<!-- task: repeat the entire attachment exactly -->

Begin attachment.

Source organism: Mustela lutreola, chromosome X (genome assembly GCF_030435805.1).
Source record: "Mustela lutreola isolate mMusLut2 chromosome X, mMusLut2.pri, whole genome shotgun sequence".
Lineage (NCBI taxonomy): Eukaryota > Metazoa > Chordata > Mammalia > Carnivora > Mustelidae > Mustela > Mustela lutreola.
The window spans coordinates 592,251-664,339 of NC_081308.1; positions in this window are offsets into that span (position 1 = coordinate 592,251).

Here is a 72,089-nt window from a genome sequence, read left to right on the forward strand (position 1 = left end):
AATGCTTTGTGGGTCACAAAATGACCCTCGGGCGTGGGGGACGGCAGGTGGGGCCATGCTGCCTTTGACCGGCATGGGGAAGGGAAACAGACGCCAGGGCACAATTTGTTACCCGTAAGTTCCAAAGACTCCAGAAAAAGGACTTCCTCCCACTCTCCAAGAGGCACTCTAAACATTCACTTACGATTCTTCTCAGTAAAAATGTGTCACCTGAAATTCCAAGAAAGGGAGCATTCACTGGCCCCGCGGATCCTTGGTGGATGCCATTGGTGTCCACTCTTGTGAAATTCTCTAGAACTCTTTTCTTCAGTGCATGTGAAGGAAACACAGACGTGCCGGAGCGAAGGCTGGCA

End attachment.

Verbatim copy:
Source organism: Mustela lutreola, chromosome X (genome assembly GCF_030435805.1).
Source record: "Mustela lutreola isolate mMusLut2 chromosome X, mMusLut2.pri, whole genome shotgun sequence".
Lineage (NCBI taxonomy): Eukaryota > Metazoa > Chordata > Mammalia > Carnivora > Mustelidae > Mustela > Mustela lutreola.
The window spans coordinates 592,251-664,339 of NC_081308.1; positions in this window are offsets into that span (position 1 = coordinate 592,251).

Here is a 72,089-nt window from a genome sequence, read left to right on the forward strand (position 1 = left end):
AATGCTTTGTGGGTCACAAAATGACCCTCGGGCGTGGGGGACGGCAGGTGGGGCCATGCTGCCTTTGACCGGCATGGGGAAGGGAAACAGACGCCAGGGCACAATTTGTTACCCGTAAGTTCCAAAGACTCCAGAAAAAGGACTTCCTCCCACTCTCCAAGAGGCACTCTAAACATTCACTTACGATTCTTCTCAGTAAAAATGTGTCACCTGAAATTCCAAGAAAGGGAGCATTCACTGGCCCCGCGGATCCTTGGTGGATGCCATTGGTGTCCACTCTTGTGAAATTCTCTAGAACTCTTTTCTTCAGTGCATGTGAAGGAAACACAGACGTGCCGGAGCGAAGGCTGGCA